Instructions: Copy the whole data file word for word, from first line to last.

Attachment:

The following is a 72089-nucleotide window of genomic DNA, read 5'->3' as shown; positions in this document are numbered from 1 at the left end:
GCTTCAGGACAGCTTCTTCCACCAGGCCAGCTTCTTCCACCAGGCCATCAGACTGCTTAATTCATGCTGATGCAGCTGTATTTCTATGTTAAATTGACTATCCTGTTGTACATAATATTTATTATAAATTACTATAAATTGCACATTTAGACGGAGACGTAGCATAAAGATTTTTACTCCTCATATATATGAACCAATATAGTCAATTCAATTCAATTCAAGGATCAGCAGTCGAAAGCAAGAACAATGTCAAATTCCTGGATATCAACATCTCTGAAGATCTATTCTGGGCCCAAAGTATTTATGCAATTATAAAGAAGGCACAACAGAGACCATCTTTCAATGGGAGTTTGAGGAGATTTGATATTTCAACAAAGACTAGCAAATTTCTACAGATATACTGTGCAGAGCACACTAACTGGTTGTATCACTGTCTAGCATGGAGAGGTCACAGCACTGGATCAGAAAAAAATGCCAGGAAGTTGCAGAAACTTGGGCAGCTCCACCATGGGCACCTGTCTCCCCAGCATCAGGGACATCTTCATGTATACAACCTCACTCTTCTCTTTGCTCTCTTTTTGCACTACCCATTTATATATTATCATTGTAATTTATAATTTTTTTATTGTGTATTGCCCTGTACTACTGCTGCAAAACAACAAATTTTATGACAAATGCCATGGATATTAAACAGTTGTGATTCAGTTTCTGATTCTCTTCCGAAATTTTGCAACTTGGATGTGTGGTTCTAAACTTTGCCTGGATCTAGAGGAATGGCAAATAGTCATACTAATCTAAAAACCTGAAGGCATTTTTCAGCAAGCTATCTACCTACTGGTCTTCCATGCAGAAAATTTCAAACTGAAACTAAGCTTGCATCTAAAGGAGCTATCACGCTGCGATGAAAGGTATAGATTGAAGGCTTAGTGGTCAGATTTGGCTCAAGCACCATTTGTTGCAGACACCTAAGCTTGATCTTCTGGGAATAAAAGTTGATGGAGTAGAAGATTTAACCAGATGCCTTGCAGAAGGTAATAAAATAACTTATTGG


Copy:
The following is a 72089-nucleotide window of genomic DNA, read 5'->3' as shown; positions in this document are numbered from 1 at the left end:
GCTTCAGGACAGCTTCTTCCACCAGGCCAGCTTCTTCCACCAGGCCATCAGACTGCTTAATTCATGCTGATGCAGCTGTATTTCTATGTTAAATTGACTATCCTGTTGTACATAATATTTATTATAAATTACTATAAATTGCACATTTAGACGGAGACGTAGCATAAAGATTTTTACTCCTCATATATATGAACCAATATAGTCAATTCAATTCAATTCAAGGATCAGCAGTCGAAAGCAAGAACAATGTCAAATTCCTGGATATCAACATCTCTGAAGATCTATTCTGGGCCCAAAGTATTTATGCAATTATAAAGAAGGCACAACAGAGACCATCTTTCAATGGGAGTTTGAGGAGATTTGATATTTCAACAAAGACTAGCAAATTTCTACAGATATACTGTGCAGAGCACACTAACTGGTTGTATCACTGTCTAGCATGGAGAGGTCACAGCACTGGATCAGAAAAAAATGCCAGGAAGTTGCAGAAACTTGGGCAGCTCCACCATGGGCACCTGTCTCCCCAGCATCAGGGACATCTTCATGTATACAACCTCACTCTTCTCTTTGCTCTCTTTTTGCACTACCCATTTATATATTATCATTGTAATTTATAATTTTTTTATTGTGTATTGCCCTGTACTACTGCTGCAAAACAACAAATTTTATGACAAATGCCATGGATATTAAACAGTTGTGATTCAGTTTCTGATTCTCTTCCGAAATTTTGCAACTTGGATGTGTGGTTCTAAACTTTGCCTGGATCTAGAGGAATGGCAAATAGTCATACTAATCTAAAAACCTGAAGGCATTTTTCAGCAAGCTATCTACCTACTGGTCTTCCATGCAGAAAATTTCAAACTGAAACTAAGCTTGCATCTAAAGGAGCTATCACGCTGCGATGAAAGGTATAGATTGAAGGCTTAGTGGTCAGATTTGGCTCAAGCACCATTTGTTGCAGACACCTAAGCTTGATCTTCTGGGAATAAAAGTTGATGGAGTAGAAGATTTAACCAGATGCCTTGCAGAAGGTAATAAAATAACTTATTGG